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Day 2 of NEA’s back-to-school tour: Columbia gets cash grant

Stop is part of multi-city tour to highlight innovation, collaboration in public schools


COLUMBIA, Mo. - August 24, 2010 -

As students across the country headed back to school, the president of the nation’s largest teacher’s union stopped by a Columbia public school to hear about its plans to improve student learning—and to deliver an NEA grant to help local educators close achievement gaps.

NEA President Dennis Van Roekel visited Alpha Hart Lewis Elementary School today and presented a $10,000 grant to educators to boost efforts already underway in the 17,000-student school district.

“The truth of the matter is we’re not delivering for every student and we should be, but we can’t do that without community and parent involvement,” said Van Roekel. “All stakeholders must be at the table, working together for the benefit of students.”

Accompanying the NEA president were Missouri-NEA President Chris Guinther, Columbia Education Association President Susan McClintic and Chris Belcher, superintendent, Columbia Public Schools, who shared tips on increasing parental and community engagement in schools—two key ingredients necessary to transforming low-performing schools.

“This grant comes at an opportune time,” said Belcher. “The funds will be used to further enhance community engagement around the district's achievement gap.  With the district's free and reduced-price lunch population continuing to grow, these funds will help the district open a dialogue with the community about how we can tackle the achievement gap together.”

The Missouri-NEA president agreed that more collaboration is needed. “Here in Missouri, we’ve made gains over the years in closing achievement gaps, but we’re not satisfied with our progress,” said Guinther. “We need to accelerate our efforts.” 

Educators in other communities have used NEA grants to increase parental and community engagement in schools and boost student achievement.

  • Oklahoma City, Okla.: At Putnam City West High School, educators used an NEA grant to change the way teachers related to parents of Hispanic students, and as a result, parents became more engaged in their children’s education. Between 2008 and 2009, the number of graduating Hispanic students rose by nearly 70 percent.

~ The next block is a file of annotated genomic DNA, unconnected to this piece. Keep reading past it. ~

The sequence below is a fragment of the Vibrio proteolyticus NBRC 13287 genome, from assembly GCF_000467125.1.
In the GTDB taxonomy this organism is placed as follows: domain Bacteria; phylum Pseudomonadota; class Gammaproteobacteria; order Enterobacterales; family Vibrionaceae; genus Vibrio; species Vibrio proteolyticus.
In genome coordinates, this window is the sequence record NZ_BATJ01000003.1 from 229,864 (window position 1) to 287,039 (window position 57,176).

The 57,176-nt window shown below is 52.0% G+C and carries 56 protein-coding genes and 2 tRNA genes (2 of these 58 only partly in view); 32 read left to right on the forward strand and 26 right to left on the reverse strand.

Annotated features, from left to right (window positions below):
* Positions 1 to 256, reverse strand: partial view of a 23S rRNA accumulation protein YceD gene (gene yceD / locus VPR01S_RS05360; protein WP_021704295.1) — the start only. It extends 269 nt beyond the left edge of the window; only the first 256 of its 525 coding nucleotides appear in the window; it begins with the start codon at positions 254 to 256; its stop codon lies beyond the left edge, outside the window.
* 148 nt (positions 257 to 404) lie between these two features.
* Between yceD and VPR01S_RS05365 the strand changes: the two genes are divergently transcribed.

• Little Rock, Ark: A public engagement grant helped educators involve parents and community members in schools.  As a result, the achievement gap in mathematics narrowed by 20 percentage points for African-American fifth graders: 45 percent scored “proficient” in 2009, compared to 25 percent in 2006.
  • Columbus, Ohio: Educators worked with parents and members of the Linden community to build support for a groundbreaking plan to transform a failing school into a new school that will serve students in grades 7-12 with a curriculum that revolves around STEM (science, technology, engineering, and mathematics).

The back-to-school tour welcomes students and their teachers to a new school year, and it spotlights public school innovation, partnerships and teacher- and union-led initiatives—all of which are helping transform low-performing schools. NEA is hosting a national summit on family/parental engagement on September 13-14 in Washington, D.C., that will bring together parents, educators and elected leaders from around the country.

On to Columbus, Ohio
The NEA back-to-school tour travels next to Columbus, where Van Roekel will visit South Mifflin Elementary School to hear first hand from educators and administrators who are creating new ways to ensure student success. Joining Van Roekel to announce a districtwide service-learning grant will be Gov. Ted Strickland, Ohio Education Association President Patricia Frost-Brooks, Columbus Education Association President Rhonda Johnson, and Columbus City Schools Superintendent Gene Harris, along with state and local education leaders and partners.

Read more from the road by visiting www.nea.org/backtoschooltour
For more resources on the reauthorization of ESEA, please go to www.nea.org/esea
For more information on voices from the classroom, visit www.educationvotes.nea.org/
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The National Education Association is the nation’s largest professional organization, representing
3.2 million elementary and secondary teachers, higher education faculty, education support professionals, school administrators, retired educators and students preparing to become teachers.

CONTACT: Staci Maiers  (202) 822-7823, newsdeadline@nea.org